Automation lessons from the first #EnateChat
On the 28th of June, Enate held its first ever #EnateChat Twitter chat. We were looking to tap into the thoughts, opinions and predictions of the automation/RPA community and I was asked to lead the chat, posing a series of questions and looking to spark debate. I’m thrilled to say that the #EnateChat was a big success!
In the rapid-fire half-hour discussion on how to make the most of the combined human/digital workforce, we saw users joining the chat from as far afield as India, Poland and the USA, pinging over 100 tweets during the 30-minute slot. Symphony Ventures, SIG and ISG, were just a few of the companies that got involved, and we also heard from journalist Adi Gaskell and Outsource Magazine editors Sarah Holliman and Hailey Corr, who were able to offer their own unique take on the automation space.
It was fantastic to see the interest and passion that people have when it comes to automation and a world where bots and humans are increasingly co-existing. To that end, there were some common themes that emerged during the chat, all of which centered on the problem of integrating the digital workforce with human workers.
1.) Automation implementation and taking the ‘R’ out of RPA and RSO
While Adi Gaskell made the point that it’s nice to see “the silliness about robots taking over the world dying down,” there seems to be a lingering problem for businesses introducing bots into their workforce. Many users agreed that “implementation is the main issue” and that interest in automation/RPA at the board-level wasn’t matched by the capability on the ground. Sarah Holliman, SIG, suggested there are also potential issues with making sure that the human workforce is comfortable with the introduction of RPA software (or physical automation) into the working environment: “How do you make the humans in the workplace feel like the bots are part of the team?”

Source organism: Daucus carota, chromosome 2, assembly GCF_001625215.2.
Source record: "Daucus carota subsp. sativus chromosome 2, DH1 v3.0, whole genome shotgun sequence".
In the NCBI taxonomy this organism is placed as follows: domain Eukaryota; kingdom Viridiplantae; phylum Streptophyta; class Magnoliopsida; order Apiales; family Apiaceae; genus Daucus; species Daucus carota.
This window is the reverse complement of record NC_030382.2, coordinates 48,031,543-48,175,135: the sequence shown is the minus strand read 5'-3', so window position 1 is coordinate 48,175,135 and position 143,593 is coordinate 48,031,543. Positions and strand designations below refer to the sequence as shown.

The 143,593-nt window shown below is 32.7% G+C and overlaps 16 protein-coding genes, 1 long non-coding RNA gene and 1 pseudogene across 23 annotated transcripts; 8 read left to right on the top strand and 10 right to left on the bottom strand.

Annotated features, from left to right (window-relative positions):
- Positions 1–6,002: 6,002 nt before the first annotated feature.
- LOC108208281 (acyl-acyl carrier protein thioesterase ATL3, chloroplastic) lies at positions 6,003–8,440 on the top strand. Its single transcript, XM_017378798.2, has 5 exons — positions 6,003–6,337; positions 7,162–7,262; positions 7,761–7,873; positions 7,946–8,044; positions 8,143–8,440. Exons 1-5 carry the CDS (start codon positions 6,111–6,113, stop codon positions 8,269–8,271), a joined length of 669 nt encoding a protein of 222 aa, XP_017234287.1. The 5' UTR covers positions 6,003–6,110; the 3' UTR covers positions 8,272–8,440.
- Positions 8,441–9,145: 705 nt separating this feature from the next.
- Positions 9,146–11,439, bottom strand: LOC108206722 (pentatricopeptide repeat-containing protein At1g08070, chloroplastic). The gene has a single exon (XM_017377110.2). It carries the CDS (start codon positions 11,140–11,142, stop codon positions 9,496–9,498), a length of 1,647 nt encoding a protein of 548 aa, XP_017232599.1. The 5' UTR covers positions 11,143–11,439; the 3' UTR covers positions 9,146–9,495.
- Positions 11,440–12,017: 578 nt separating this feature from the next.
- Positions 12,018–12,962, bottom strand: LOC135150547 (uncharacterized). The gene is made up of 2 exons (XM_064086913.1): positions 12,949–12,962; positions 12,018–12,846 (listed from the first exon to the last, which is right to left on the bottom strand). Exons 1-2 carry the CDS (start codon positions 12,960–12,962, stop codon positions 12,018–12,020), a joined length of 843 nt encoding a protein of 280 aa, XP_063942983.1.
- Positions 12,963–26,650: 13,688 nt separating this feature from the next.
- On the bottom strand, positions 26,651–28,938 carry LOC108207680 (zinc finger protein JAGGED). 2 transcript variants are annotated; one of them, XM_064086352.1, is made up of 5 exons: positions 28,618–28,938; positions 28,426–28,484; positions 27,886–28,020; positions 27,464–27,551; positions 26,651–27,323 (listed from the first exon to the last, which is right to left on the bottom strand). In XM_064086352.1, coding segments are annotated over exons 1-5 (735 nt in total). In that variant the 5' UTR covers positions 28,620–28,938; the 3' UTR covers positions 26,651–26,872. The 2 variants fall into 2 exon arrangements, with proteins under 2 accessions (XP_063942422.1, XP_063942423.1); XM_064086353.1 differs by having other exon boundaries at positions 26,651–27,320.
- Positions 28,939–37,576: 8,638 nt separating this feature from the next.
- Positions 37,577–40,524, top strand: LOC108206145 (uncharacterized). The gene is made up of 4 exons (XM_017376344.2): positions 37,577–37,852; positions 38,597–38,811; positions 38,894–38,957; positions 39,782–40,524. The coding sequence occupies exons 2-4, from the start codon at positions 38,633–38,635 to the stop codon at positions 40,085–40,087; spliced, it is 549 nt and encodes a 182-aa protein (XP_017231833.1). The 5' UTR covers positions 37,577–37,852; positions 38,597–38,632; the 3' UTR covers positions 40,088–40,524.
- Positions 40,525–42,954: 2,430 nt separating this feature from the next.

Humanising the digital, and making sure that humans remain in ultimate control, were good ‘airbag’ solutions. Dawn Tiura of SIG put forward: “I would love it if we were able to take the R out of RPA and RSO, wouldn’t you?” Kit Cox of Enate responded: “It would certainly highlight the key difference between Process and Service.”
2.) People are getting the business benefits of bots
Kamal Saran provided an excellent example for the benefits of automation taking on tasks that might typically be seen as drudge work in order to provide a more efficient and beneficial service. He asked users to consider a public sector employee who can manage RPA software to collect data from multiple systems and verify the benefits to which a citizen might be entitled. The human worker can arrive at the correct decision more quickly and has time freed up to focus on the unique elements of each case, which may require soft skills.
3.) Automation needs to go hand in hand with orchestration
Lee Lundy from Symphony Ventures stated that bots seemed most scary or alien when they “aren’t doing a given role [as] part of the team.” It’s this disconnect between the acquisition and implementation of bots that can lead to the workforce operating below expected levels. Chris Gayner, Lee’s colleague, also added that “not all bots are created equal—assistive bots that work with humans need to be treated differently to process/transaction bots—and thus require a different comms strategy.” He also added that being clear about virtual workers’ purpose and managing them efficiently with sufficient oversight was key to success.
Busy times during #EnateChat over a half hour period—and before I knew it, it was time bring things to a close. Hey ho, “leave them wanting more,” as the saying goes. We’re already looking forward to the next one…watch this space!